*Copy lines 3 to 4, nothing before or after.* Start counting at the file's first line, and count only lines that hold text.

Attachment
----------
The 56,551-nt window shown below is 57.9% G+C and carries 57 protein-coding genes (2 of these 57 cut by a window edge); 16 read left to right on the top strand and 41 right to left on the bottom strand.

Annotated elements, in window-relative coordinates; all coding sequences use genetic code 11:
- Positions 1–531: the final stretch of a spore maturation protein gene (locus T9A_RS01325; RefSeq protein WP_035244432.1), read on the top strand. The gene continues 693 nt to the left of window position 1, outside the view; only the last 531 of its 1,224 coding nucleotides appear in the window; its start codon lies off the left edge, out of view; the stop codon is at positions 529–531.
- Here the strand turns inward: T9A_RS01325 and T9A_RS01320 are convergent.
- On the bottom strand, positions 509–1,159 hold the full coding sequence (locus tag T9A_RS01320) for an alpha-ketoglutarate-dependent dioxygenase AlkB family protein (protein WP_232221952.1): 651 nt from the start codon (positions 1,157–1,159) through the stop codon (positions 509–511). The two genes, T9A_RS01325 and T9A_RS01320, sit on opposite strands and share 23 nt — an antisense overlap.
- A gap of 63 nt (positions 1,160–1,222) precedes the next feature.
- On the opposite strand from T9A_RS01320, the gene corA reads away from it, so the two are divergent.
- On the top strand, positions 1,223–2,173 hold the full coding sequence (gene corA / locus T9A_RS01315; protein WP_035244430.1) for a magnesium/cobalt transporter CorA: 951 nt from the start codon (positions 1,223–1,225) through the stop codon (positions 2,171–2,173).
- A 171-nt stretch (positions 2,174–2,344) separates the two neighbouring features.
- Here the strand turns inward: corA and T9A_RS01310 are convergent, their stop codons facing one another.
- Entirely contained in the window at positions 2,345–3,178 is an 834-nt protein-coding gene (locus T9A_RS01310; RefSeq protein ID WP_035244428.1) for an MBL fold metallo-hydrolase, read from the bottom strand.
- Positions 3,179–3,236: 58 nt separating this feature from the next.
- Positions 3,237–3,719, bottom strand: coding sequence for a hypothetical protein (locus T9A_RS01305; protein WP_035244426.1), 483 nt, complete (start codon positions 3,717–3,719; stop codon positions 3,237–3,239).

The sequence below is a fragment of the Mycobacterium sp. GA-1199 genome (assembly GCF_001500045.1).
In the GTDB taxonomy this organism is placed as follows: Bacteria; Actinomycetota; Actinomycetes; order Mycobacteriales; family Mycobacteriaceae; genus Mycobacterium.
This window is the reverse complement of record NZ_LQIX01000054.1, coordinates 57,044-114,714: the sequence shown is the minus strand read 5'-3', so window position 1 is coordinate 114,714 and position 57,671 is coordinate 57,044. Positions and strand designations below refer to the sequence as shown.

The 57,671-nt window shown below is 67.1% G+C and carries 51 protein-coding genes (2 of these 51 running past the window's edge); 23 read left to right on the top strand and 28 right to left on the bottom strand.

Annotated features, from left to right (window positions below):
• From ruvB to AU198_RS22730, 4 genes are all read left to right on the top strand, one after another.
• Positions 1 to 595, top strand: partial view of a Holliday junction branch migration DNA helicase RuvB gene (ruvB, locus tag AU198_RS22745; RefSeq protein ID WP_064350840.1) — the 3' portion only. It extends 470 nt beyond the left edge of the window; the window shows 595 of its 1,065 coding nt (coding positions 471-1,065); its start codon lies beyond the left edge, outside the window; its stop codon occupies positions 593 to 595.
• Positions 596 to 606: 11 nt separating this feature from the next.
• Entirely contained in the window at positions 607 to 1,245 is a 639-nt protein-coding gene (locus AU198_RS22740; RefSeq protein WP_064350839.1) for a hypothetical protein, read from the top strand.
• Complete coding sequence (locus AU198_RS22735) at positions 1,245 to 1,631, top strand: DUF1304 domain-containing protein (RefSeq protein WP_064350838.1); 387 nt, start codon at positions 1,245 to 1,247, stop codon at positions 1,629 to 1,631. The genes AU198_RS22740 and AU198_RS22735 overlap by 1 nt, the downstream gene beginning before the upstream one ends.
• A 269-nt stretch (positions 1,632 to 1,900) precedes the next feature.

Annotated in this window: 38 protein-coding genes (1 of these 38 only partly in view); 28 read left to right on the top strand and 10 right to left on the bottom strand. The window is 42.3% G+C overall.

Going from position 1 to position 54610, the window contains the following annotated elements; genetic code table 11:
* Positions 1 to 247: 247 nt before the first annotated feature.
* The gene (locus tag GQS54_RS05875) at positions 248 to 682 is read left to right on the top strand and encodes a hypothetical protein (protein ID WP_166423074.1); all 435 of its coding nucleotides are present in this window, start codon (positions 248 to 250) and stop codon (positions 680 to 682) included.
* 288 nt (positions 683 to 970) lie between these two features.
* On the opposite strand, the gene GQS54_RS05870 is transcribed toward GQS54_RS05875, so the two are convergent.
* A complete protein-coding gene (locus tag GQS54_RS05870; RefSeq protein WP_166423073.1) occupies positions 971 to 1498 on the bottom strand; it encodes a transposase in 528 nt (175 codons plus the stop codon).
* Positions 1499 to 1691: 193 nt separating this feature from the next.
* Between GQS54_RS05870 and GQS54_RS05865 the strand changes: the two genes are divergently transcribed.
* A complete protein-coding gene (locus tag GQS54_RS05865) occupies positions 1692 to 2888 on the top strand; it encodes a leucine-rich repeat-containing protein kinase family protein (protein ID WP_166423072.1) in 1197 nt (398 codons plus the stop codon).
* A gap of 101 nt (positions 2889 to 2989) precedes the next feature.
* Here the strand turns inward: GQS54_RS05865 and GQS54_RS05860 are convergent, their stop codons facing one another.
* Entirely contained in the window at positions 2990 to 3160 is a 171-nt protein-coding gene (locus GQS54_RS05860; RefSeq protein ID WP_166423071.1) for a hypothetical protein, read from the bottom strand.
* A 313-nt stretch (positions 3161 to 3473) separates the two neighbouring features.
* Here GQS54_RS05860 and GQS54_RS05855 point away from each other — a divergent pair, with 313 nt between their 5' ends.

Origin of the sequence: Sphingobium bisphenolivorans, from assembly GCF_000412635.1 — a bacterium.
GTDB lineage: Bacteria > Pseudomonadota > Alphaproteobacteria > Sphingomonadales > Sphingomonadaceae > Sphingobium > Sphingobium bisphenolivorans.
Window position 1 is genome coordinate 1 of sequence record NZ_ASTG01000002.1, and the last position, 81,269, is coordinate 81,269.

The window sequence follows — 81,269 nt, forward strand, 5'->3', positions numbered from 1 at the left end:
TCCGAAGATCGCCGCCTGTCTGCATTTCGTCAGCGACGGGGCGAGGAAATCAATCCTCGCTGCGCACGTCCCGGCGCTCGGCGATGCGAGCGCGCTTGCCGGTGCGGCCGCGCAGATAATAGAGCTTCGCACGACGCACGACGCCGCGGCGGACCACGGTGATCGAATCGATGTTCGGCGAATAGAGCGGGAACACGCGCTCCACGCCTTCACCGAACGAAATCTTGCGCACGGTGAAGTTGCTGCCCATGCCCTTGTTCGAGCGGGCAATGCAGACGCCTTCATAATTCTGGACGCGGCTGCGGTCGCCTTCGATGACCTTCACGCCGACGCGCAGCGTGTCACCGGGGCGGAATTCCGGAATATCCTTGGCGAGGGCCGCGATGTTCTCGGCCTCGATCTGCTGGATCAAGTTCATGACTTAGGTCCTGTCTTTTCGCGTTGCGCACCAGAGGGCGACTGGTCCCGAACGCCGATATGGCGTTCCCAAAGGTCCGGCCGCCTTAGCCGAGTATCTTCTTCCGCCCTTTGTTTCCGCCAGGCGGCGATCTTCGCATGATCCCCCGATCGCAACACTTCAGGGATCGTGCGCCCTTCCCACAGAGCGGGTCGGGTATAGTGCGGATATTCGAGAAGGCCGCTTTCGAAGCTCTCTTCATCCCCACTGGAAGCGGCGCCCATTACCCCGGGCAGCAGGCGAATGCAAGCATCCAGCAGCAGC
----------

- Positions 1–531: the final stretch of a spore maturation protein gene (locus T9A_RS01325; RefSeq protein WP_035244432.1), read on the top strand. The gene continues 693 nt to the left of window position 1, outside the view; only the last 531 of its 1,224 coding nucleotides appear in the window; its start codon lies off the left edge, out of view; the stop codon is at positions 529–531.
- Here the strand turns inward: T9A_RS01325 and T9A_RS01320 are convergent.